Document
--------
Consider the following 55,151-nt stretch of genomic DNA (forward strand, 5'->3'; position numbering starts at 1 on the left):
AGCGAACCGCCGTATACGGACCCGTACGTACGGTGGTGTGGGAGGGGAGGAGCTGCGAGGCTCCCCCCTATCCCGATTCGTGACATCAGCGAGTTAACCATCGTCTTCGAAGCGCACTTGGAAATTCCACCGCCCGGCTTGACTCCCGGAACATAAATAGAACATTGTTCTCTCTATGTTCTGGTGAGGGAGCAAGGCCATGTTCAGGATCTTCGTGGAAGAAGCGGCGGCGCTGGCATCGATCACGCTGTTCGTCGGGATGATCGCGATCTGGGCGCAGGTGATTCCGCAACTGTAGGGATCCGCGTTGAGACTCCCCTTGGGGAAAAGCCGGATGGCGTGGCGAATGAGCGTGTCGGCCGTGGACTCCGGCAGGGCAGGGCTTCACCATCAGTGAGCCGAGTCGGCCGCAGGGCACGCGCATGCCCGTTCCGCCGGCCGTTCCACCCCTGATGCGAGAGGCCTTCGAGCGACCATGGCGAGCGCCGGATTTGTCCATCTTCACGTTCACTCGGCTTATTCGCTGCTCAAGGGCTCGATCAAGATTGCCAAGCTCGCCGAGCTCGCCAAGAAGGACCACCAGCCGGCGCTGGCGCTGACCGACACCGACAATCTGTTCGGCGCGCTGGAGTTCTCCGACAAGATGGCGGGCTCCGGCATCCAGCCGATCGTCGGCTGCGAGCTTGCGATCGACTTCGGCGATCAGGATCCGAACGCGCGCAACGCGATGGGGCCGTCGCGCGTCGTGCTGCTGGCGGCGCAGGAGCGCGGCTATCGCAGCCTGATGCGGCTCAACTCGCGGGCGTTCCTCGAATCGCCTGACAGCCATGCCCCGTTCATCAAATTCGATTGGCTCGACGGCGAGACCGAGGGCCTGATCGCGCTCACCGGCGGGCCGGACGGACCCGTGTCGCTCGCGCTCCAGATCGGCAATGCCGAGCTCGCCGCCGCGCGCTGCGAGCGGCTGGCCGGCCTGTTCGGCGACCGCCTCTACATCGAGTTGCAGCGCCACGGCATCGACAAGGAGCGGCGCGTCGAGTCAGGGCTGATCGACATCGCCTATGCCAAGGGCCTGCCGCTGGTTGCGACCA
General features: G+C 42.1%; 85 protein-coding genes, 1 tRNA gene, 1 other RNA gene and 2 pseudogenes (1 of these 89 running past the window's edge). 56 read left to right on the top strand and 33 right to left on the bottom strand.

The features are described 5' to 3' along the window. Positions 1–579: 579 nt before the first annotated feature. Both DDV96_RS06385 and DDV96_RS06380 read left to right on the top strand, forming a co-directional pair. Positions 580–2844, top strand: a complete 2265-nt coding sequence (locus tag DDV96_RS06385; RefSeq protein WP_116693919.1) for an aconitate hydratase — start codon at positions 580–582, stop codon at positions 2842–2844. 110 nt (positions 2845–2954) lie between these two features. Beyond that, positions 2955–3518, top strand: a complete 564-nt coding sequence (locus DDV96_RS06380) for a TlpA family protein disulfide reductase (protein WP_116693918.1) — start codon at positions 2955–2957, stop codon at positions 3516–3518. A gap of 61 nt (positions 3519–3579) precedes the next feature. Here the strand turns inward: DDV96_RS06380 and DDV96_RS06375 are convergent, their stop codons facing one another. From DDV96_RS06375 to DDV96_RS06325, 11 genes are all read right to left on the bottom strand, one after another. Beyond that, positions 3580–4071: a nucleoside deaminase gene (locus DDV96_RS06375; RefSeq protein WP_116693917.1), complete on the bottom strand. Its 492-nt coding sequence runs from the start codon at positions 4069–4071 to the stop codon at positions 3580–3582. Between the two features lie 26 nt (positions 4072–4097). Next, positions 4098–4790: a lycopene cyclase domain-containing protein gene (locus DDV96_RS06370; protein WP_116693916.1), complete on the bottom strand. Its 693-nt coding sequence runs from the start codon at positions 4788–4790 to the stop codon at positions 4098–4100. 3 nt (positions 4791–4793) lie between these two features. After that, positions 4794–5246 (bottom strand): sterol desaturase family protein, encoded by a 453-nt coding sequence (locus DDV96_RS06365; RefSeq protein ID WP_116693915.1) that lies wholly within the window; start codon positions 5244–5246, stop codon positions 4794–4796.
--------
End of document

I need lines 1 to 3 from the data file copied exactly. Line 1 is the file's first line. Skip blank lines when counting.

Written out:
Consider the following 55,151-nt stretch of genomic DNA (forward strand, 5'->3'; position numbering starts at 1 on the left):
AGCGAACCGCCGTATACGGACCCGTACGTACGGTGGTGTGGGAGGGGAGGAGCTGCGAGGCTCCCCCCTATCCCGATTCGTGACATCAGCGAGTTAACCATCGTCTTCGAAGCGCACTTGGAAATTCCACCGCCCGGCTTGACTCCCGGAACATAAATAGAACATTGTTCTCTCTATGTTCTGGTGAGGGAGCAAGGCCATGTTCAGGATCTTCGTGGAAGAAGCGGCGGCGCTGGCATCGATCACGCTGTTCGTCGGGATGATCGCGATCTGGGCGCAGGTGATTCCGCAACTGTAGGGATCCGCGTTGAGACTCCCCTTGGGGAAAAGCCGGATGGCGTGGCGAATGAGCGTGTCGGCCGTGGACTCCGGCAGGGCAGGGCTTCACCATCAGTGAGCCGAGTCGGCCGCAGGGCACGCGCATGCCCGTTCCGCCGGCCGTTCCACCCCTGATGCGAGAGGCCTTCGAGCGACCATGGCGAGCGCCGGATTTGTCCATCTTCACGTTCACTCGGCTTATTCGCTGCTCAAGGGCTCGATCAAGATTGCCAAGCTCGCCGAGCTCGCCAAGAAGGACCACCAGCCGGCGCTGGCGCTGACCGACACCGACAATCTGTTCGGCGCGCTGGAGTTCTCCGACAAGATGGCGGGCTCCGGCATCCAGCCGATCGTCGGCTGCGAGCTTGCGATCGACTTCGGCGATCAGGATCCGAACGCGCGCAACGCGATGGGGCCGTCGCGCGTCGTGCTGCTGGCGGCGCAGGAGCGCGGCTATCGCAGCCTGATGCGGCTCAACTCGCGGGCGTTCCTCGAATCGCCTGACAGCCATGCCCCGTTCATCAAATTCGATTGGCTCGACGGCGAGACCGAGGGCCTGATCGCGCTCACCGGCGGGCCGGACGGACCCGTGTCGCTCGCGCTCCAGATCGGCAATGCCGAGCTCGCCGCCGCGCGCTGCGAGCGGCTGGCCGGCCTGTTCGGCGACCGCCTCTACATCGAGTTGCAGCGCCACGGCATCGACAAGGAGCGGCGCGTCGAGTCAGGGCTGATCGACATCGCCTATGCCAAGGGCCTGCCGCTGGTTGCGACCA
General features: G+C 42.1%; 85 protein-coding genes, 1 tRNA gene, 1 other RNA gene and 2 pseudogenes (1 of these 89 running past the window's edge). 56 read left to right on the top strand and 33 right to left on the bottom strand.